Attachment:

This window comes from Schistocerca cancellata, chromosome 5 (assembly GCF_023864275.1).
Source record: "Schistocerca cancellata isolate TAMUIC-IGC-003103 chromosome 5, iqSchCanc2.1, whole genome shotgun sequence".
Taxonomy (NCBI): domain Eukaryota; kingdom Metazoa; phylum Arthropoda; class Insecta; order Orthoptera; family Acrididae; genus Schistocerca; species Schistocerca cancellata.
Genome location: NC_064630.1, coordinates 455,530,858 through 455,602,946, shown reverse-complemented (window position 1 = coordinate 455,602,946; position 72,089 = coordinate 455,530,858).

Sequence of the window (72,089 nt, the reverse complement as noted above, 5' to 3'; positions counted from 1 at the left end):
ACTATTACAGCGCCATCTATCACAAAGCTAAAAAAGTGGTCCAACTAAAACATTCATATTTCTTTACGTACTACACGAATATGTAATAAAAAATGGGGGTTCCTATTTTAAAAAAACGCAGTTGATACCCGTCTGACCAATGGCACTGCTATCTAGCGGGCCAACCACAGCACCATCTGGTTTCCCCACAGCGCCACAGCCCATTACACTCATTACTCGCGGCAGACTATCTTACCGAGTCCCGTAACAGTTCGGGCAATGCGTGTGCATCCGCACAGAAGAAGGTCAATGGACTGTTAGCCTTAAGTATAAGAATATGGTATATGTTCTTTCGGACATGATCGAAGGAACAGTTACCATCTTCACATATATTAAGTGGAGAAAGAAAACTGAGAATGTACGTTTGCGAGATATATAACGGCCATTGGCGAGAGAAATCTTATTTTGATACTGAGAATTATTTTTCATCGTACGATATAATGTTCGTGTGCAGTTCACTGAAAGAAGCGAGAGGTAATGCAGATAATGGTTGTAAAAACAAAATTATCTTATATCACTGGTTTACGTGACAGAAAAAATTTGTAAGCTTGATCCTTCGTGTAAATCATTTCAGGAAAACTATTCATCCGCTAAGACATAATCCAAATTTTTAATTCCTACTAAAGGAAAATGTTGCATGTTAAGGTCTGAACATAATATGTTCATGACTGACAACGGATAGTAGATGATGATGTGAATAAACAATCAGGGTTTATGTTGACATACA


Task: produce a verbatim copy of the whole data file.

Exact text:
This window comes from Schistocerca cancellata, chromosome 5 (assembly GCF_023864275.1).
Source record: "Schistocerca cancellata isolate TAMUIC-IGC-003103 chromosome 5, iqSchCanc2.1, whole genome shotgun sequence".
Taxonomy (NCBI): domain Eukaryota; kingdom Metazoa; phylum Arthropoda; class Insecta; order Orthoptera; family Acrididae; genus Schistocerca; species Schistocerca cancellata.
Genome location: NC_064630.1, coordinates 455,530,858 through 455,602,946, shown reverse-complemented (window position 1 = coordinate 455,602,946; position 72,089 = coordinate 455,530,858).

Sequence of the window (72,089 nt, the reverse complement as noted above, 5' to 3'; positions counted from 1 at the left end):
ACTATTACAGCGCCATCTATCACAAAGCTAAAAAAGTGGTCCAACTAAAACATTCATATTTCTTTACGTACTACACGAATATGTAATAAAAAATGGGGGTTCCTATTTTAAAAAAACGCAGTTGATACCCGTCTGACCAATGGCACTGCTATCTAGCGGGCCAACCACAGCACCATCTGGTTTCCCCACAGCGCCACAGCCCATTACACTCATTACTCGCGGCAGACTATCTTACCGAGTCCCGTAACAGTTCGGGCAATGCGTGTGCATCCGCACAGAAGAAGGTCAATGGACTGTTAGCCTTAAGTATAAGAATATGGTATATGTTCTTTCGGACATGATCGAAGGAACAGTTACCATCTTCACATATATTAAGTGGAGAAAGAAAACTGAGAATGTACGTTTGCGAGATATATAACGGCCATTGGCGAGAGAAATCTTATTTTGATACTGAGAATTATTTTTCATCGTACGATATAATGTTCGTGTGCAGTTCACTGAAAGAAGCGAGAGGTAATGCAGATAATGGTTGTAAAAACAAAATTATCTTATATCACTGGTTTACGTGACAGAAAAAATTTGTAAGCTTGATCCTTCGTGTAAATCATTTCAGGAAAACTATTCATCCGCTAAGACATAATCCAAATTTTTAATTCCTACTAAAGGAAAATGTTGCATGTTAAGGTCTGAACATAATATGTTCATGACTGACAACGGATAGTAGATGATGATGTGAATAAACAATCAGGGTTTATGTTGACATACA